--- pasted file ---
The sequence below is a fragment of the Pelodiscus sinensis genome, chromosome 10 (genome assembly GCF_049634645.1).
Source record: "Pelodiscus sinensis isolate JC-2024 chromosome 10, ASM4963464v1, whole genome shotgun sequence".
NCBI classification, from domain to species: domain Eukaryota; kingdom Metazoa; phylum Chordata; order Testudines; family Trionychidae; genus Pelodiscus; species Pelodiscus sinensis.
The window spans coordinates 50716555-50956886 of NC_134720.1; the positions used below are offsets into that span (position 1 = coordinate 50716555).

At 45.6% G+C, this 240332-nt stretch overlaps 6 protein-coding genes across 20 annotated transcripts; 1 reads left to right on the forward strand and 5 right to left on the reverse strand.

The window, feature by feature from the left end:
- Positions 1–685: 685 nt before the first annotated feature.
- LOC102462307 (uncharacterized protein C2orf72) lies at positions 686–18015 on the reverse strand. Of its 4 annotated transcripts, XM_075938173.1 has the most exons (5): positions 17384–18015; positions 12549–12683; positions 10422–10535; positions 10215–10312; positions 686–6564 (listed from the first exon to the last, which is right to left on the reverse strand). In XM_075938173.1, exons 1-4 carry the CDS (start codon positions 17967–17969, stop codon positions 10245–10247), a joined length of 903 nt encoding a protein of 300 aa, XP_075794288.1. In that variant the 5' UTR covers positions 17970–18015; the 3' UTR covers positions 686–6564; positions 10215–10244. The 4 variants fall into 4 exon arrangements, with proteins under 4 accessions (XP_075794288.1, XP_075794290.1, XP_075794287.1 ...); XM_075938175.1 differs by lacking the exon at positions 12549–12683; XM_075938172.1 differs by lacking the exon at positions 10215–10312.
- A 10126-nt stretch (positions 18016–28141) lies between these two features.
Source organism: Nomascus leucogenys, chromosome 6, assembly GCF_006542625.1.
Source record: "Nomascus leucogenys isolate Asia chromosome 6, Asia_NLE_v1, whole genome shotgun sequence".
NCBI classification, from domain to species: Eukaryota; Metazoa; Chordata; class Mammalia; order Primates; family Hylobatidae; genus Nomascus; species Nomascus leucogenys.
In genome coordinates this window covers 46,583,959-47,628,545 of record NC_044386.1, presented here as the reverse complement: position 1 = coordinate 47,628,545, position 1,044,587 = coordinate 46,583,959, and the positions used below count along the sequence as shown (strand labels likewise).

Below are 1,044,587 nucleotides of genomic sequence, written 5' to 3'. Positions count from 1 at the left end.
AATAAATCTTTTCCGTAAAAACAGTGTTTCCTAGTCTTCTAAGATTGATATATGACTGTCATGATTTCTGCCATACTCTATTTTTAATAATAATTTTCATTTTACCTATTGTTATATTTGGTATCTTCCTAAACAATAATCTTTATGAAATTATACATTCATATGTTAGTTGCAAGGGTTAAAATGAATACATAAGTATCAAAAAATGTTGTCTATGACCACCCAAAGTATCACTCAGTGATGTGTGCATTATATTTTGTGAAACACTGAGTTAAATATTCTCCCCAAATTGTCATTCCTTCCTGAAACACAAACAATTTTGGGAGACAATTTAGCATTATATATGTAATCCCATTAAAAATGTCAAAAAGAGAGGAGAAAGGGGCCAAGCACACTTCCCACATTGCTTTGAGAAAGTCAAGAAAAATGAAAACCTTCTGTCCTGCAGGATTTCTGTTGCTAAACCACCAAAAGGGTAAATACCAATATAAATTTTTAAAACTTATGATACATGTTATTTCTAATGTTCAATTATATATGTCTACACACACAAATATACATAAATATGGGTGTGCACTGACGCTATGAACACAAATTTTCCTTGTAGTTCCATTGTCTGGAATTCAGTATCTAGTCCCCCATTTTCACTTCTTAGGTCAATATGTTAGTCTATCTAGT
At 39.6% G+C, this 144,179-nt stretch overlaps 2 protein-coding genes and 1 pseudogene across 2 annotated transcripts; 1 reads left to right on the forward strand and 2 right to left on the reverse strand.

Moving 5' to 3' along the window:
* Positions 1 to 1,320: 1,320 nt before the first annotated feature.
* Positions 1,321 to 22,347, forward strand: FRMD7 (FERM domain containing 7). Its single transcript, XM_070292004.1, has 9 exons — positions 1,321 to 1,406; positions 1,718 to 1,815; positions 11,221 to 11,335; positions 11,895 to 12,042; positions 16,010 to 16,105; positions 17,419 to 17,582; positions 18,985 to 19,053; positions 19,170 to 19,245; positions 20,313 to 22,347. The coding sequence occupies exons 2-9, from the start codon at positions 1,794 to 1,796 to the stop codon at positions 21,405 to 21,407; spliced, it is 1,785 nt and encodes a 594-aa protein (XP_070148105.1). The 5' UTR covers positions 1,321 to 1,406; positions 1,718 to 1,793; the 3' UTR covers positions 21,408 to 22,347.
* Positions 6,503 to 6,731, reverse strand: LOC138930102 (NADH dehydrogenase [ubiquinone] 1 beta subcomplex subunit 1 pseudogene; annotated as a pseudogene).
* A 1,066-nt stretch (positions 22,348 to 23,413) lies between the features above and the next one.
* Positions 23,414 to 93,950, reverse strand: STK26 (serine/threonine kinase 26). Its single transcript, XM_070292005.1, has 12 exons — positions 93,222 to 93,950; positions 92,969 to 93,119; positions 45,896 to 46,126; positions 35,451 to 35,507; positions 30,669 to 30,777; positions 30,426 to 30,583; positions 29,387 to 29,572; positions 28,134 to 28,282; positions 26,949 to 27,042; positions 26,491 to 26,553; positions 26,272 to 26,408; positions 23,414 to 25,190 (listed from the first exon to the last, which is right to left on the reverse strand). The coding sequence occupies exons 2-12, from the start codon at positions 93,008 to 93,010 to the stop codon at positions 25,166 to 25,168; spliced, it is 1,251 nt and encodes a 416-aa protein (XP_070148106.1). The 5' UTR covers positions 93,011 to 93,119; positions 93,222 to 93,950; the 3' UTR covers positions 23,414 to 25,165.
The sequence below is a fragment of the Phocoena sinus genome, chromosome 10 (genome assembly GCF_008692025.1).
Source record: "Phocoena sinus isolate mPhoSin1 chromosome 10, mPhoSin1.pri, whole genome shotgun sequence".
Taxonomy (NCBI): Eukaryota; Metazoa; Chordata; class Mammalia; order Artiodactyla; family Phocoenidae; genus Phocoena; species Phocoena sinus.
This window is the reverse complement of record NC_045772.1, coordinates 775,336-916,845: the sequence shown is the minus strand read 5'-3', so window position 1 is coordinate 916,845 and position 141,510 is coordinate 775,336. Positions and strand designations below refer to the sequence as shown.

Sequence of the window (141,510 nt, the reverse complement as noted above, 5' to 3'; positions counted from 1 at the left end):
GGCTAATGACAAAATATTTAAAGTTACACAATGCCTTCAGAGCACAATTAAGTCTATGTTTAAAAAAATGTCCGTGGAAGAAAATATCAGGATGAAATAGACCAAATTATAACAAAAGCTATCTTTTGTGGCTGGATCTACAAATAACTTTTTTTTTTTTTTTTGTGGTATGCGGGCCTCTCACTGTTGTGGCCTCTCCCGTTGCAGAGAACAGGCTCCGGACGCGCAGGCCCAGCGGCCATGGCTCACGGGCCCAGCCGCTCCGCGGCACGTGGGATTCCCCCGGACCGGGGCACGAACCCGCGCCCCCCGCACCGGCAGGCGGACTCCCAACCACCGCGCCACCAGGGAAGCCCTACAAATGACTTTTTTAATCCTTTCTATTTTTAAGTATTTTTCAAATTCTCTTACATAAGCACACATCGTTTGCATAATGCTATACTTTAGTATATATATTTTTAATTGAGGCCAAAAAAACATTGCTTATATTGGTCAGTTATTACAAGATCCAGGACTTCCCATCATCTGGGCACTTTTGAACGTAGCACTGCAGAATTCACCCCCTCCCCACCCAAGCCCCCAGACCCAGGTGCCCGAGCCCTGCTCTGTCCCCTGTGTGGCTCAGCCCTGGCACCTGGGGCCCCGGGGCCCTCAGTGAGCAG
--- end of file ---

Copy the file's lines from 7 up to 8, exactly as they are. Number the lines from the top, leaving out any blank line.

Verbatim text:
- Positions 1–685: 685 nt before the first annotated feature.
- LOC102462307 (uncharacterized protein C2orf72) lies at positions 686–18015 on the reverse strand. Of its 4 annotated transcripts, XM_075938173.1 has the most exons (5): positions 17384–18015; positions 12549–12683; positions 10422–10535; positions 10215–10312; positions 686–6564 (listed from the first exon to the last, which is right to left on the reverse strand). In XM_075938173.1, exons 1-4 carry the CDS (start codon positions 17967–17969, stop codon positions 10245–10247), a joined length of 903 nt encoding a protein of 300 aa, XP_075794288.1. In that variant the 5' UTR covers positions 17970–18015; the 3' UTR covers positions 686–6564; positions 10215–10244. The 4 variants fall into 4 exon arrangements, with proteins under 4 accessions (XP_075794288.1, XP_075794290.1, XP_075794287.1 ...); XM_075938175.1 differs by lacking the exon at positions 12549–12683; XM_075938172.1 differs by lacking the exon at positions 10215–10312.